[ exact phrase in "" • results by date ]

[ Google-powered • results by relevance ]


News Home

Subscribe to RSS feed

Add NWW headlines to your site (click here)

Sign up for daily updates

Keep Wind Watch online and independent!

Donate $10

Donate $5

Selected Documents

All Documents

Research Links


Press Releases


Publications & Products

Photos & Graphics


Allied Groups

China to cut export of rare-earth metals  

Credit:  Ros Davidson, Windpower Monthly, 19 October 2010, windpowermonthly.com ~~

In 2011 China will slash export quotas for rare-earth metals by up to 30% to conserve supplies, according to reports.

Rare-earth metals are used in large quantities in permanent-magnet generators (PMG) for next-generation wind turbines. China controls an estimated 97% of the world’s processed rare-earth metals and is the leading maker of rare-earth permanent magnets.

The move was reported in official newspaper China Daily. It cited an unnamed Ministry of Commerce representative.

The latest cut in export quotas comes just four days after the US Trade Representative said his office will probe China’s allegedly illegal “protective” behavior over its clean-energy industries, including wind.

The complaint, filed by the United Steelworkers trade union, cites among other things China’s reduced rare-earth export quotas.

China has been steadily cutting export quotas of rare-earth metals by 10% to 15% yearly for about five years.


More recently, China reduced 2010 production levels of rare-earth metals and slashed export quotas by a massive 72 percent for the second half of 2010, says China Daily, citing official data.

Many leading wind turbine manufacturers use rare-earth based PMGs. These include Siemens, Vestas and China’s largest wind turbine manufacturer, Goldwind. A high-energy PMG for a 3.5MW turbine could use 2,000 kg (4,400 lbs) of rare-earth or neodymium-based alloy.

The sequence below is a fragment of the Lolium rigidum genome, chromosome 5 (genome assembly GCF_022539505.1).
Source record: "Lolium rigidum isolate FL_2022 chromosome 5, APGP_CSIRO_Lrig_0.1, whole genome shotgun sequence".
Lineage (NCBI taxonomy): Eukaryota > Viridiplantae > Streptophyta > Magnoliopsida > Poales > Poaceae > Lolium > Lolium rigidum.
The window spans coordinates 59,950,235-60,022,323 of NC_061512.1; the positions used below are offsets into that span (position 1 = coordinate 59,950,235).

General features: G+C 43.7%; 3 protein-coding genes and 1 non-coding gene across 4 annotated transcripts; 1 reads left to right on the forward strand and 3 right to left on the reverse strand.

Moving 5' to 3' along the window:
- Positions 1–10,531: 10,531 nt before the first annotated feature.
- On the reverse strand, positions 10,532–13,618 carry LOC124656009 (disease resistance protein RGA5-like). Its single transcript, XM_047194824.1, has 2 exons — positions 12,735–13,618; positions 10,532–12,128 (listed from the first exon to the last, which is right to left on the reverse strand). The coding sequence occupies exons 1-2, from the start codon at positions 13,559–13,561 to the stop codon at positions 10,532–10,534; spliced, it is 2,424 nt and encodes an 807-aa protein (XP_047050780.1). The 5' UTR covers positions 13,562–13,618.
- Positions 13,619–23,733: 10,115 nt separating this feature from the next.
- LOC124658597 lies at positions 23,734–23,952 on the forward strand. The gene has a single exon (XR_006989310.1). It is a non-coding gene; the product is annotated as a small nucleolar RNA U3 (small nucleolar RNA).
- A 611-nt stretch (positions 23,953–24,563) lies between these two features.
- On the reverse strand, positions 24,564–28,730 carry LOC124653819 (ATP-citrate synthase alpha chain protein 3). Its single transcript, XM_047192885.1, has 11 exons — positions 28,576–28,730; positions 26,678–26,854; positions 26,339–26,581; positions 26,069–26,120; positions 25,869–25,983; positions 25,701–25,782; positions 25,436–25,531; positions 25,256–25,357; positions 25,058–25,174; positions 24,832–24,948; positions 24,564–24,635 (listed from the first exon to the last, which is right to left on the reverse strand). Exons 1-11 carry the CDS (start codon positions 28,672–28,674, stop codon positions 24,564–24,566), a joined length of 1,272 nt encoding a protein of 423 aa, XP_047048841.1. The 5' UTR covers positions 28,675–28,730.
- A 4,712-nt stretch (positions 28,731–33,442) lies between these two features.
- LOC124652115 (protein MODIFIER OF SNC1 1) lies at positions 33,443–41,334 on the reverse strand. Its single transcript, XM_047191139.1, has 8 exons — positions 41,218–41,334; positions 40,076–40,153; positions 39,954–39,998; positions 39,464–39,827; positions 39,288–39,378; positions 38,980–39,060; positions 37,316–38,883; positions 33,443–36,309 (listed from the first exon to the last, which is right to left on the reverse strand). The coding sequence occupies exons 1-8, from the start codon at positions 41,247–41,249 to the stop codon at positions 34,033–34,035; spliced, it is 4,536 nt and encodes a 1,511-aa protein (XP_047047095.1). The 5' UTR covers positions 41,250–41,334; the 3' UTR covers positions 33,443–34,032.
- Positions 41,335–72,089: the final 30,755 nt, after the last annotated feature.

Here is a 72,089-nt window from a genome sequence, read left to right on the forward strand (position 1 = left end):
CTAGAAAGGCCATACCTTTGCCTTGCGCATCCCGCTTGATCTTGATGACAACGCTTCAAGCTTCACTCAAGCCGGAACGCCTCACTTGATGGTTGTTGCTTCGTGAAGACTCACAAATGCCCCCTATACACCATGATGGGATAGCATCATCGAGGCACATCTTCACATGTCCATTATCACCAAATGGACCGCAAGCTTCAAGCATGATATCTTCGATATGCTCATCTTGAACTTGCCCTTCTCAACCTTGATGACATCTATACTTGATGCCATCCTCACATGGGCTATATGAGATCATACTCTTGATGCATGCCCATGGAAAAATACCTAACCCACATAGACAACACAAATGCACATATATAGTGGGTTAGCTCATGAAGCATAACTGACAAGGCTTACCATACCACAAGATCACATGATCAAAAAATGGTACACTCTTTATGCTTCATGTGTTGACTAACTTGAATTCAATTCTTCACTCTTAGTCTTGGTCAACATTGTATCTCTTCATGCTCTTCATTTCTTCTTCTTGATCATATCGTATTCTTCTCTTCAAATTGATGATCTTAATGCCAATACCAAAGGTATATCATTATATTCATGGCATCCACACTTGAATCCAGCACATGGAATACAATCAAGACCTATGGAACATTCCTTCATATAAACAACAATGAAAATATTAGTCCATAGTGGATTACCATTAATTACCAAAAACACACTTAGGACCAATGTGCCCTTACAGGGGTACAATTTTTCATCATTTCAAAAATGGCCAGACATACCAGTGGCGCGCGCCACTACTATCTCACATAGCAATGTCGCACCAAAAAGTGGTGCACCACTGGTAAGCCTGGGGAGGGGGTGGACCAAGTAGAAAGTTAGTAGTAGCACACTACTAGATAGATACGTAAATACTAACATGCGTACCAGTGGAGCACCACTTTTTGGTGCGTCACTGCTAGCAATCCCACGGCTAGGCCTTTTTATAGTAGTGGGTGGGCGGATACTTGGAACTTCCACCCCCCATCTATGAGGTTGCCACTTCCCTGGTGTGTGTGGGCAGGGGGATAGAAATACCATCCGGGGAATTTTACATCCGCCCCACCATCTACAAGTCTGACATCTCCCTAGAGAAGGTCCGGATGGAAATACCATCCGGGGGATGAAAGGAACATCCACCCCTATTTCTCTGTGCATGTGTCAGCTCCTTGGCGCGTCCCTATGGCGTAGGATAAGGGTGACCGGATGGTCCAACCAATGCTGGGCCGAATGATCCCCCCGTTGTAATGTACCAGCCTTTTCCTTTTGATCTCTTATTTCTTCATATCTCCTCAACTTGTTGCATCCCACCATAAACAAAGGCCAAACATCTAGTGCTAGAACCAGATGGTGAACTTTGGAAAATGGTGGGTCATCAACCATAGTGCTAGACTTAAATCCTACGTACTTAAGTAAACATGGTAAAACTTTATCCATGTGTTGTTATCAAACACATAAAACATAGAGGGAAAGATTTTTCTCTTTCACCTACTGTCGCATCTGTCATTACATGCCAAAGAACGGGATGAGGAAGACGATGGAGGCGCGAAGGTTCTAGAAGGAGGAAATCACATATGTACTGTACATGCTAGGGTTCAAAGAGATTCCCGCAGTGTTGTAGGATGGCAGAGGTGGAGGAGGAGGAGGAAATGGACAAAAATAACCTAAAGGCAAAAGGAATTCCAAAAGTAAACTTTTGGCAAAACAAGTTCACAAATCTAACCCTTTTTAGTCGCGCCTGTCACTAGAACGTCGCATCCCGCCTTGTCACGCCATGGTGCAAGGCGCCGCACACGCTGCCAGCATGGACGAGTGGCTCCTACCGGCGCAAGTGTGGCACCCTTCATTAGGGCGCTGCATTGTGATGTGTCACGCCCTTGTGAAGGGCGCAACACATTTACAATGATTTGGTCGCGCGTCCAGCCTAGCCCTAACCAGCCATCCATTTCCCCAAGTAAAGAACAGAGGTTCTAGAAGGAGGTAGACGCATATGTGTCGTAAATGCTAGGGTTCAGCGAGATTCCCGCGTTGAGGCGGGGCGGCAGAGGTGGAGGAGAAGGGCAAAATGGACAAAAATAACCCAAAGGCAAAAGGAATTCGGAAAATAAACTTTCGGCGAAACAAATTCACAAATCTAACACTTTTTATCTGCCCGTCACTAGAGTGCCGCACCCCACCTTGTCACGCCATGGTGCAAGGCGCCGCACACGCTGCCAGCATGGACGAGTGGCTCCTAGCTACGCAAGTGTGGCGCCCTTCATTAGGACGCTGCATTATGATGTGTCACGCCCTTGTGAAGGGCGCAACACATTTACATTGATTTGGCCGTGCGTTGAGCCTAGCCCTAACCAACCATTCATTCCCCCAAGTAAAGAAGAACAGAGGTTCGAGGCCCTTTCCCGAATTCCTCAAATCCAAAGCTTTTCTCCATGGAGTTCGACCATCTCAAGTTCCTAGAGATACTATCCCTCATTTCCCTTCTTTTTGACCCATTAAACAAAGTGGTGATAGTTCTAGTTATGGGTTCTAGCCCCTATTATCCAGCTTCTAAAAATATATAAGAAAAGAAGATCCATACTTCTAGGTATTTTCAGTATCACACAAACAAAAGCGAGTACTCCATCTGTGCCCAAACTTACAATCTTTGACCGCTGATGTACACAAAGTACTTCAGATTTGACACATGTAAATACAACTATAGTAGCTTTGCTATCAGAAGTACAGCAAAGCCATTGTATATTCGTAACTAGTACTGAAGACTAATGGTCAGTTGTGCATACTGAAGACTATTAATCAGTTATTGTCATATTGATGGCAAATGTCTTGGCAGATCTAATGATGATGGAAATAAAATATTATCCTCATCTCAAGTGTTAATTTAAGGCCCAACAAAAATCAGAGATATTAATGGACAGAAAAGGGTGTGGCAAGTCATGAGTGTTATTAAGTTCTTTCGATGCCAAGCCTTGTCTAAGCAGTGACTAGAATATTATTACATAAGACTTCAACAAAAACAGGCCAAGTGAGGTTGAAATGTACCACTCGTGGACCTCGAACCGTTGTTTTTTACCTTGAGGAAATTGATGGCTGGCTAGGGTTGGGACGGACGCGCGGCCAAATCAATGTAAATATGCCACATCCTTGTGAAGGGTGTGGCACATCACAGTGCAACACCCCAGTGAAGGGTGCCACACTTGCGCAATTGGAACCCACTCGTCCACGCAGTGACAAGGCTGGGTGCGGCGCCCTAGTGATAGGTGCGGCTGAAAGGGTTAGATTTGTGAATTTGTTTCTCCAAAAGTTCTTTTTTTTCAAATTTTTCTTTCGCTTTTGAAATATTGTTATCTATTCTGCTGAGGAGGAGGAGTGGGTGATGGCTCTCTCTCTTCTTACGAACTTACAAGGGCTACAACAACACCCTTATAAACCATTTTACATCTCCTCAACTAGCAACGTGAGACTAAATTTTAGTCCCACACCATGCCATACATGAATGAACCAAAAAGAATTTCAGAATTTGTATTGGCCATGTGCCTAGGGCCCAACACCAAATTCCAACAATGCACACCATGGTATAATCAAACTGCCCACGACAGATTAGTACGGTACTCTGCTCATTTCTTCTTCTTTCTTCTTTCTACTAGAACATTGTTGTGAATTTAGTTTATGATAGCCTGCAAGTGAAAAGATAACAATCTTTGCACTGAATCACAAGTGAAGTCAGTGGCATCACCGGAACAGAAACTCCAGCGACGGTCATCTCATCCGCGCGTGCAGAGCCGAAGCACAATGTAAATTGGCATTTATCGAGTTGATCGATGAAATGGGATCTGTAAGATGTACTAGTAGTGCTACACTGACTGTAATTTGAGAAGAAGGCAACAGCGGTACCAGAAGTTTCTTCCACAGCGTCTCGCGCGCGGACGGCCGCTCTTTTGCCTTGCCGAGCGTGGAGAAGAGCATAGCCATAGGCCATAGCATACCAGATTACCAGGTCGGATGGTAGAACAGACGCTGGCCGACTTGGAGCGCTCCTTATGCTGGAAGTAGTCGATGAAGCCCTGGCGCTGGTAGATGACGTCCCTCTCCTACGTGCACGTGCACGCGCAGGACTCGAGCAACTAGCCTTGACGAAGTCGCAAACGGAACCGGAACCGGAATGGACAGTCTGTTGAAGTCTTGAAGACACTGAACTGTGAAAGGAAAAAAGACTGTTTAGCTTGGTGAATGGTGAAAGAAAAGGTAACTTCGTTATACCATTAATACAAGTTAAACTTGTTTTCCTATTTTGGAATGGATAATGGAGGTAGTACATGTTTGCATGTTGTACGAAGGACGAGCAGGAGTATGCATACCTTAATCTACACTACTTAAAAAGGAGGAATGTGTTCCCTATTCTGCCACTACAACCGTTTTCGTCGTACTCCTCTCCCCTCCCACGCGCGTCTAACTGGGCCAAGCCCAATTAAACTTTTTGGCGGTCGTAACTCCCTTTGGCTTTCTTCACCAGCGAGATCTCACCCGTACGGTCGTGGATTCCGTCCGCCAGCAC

[complete article available at source]

Source:  Ros Davidson, Windpower Monthly, 19 October 2010, windpowermonthly.com

This article is the work of the source indicated. Any opinions expressed in it are not necessarily those of National Wind Watch.

The copyright of this article resides with the author or publisher indicated. As part of its noncommercial effort to present the environmental, social, scientific, and economic issues of large-scale wind power development to a global audience seeking such information, National Wind Watch endeavors to observe “fair use” as provided for in section 107 of U.S. Copyright Law and similar “fair dealing” provisions of the copyright laws of other nations. Send requests to excerpt, general inquiries, and comments via e-mail.

Wind Watch relies entirely
on User Funding
Donate $5 PayPal Donate


News Watch Home

Get the Facts Follow Wind Watch on Twitter

Wind Watch on Facebook


© National Wind Watch, Inc.
Use of copyrighted material adheres to Fair Use.
"Wind Watch" is a registered trademark.